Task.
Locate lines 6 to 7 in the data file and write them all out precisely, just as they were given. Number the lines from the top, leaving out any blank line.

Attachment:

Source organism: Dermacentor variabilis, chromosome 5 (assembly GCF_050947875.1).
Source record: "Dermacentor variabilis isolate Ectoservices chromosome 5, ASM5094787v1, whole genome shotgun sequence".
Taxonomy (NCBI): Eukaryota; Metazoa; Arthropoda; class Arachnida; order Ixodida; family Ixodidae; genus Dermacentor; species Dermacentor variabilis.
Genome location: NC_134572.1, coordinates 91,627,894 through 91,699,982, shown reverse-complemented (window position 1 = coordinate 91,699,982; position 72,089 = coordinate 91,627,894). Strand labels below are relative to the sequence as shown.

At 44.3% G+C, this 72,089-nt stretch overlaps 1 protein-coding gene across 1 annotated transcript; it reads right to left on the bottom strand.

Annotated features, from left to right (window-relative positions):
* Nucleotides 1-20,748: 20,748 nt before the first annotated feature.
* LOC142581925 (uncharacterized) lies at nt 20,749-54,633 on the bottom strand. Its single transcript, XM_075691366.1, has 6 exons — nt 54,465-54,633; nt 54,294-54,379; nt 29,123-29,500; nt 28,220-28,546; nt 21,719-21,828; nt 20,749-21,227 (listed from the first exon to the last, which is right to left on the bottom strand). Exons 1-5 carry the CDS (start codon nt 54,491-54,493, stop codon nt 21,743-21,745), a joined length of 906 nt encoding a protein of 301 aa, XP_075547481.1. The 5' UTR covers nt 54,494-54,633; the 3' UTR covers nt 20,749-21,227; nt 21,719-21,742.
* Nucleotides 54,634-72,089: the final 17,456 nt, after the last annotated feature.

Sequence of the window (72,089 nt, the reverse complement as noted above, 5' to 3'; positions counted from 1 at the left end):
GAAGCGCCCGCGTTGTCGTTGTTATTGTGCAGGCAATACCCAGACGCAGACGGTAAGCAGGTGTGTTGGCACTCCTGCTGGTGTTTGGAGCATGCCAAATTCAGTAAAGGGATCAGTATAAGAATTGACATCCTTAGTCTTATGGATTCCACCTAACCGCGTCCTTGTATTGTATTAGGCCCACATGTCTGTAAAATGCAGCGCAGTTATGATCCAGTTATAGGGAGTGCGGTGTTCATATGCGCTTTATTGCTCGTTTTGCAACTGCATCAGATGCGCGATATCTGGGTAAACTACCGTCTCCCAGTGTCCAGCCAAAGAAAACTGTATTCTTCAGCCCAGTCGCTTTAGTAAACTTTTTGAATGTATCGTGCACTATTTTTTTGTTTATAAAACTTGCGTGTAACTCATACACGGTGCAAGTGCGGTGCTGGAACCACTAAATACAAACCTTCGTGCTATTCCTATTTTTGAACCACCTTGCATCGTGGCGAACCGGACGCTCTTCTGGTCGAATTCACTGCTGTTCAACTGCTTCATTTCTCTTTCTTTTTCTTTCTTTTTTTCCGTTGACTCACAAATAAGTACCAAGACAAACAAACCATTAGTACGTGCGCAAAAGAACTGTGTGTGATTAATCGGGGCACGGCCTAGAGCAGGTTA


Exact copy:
Annotated features, from left to right (window-relative positions):
* Nucleotides 1-20,748: 20,748 nt before the first annotated feature.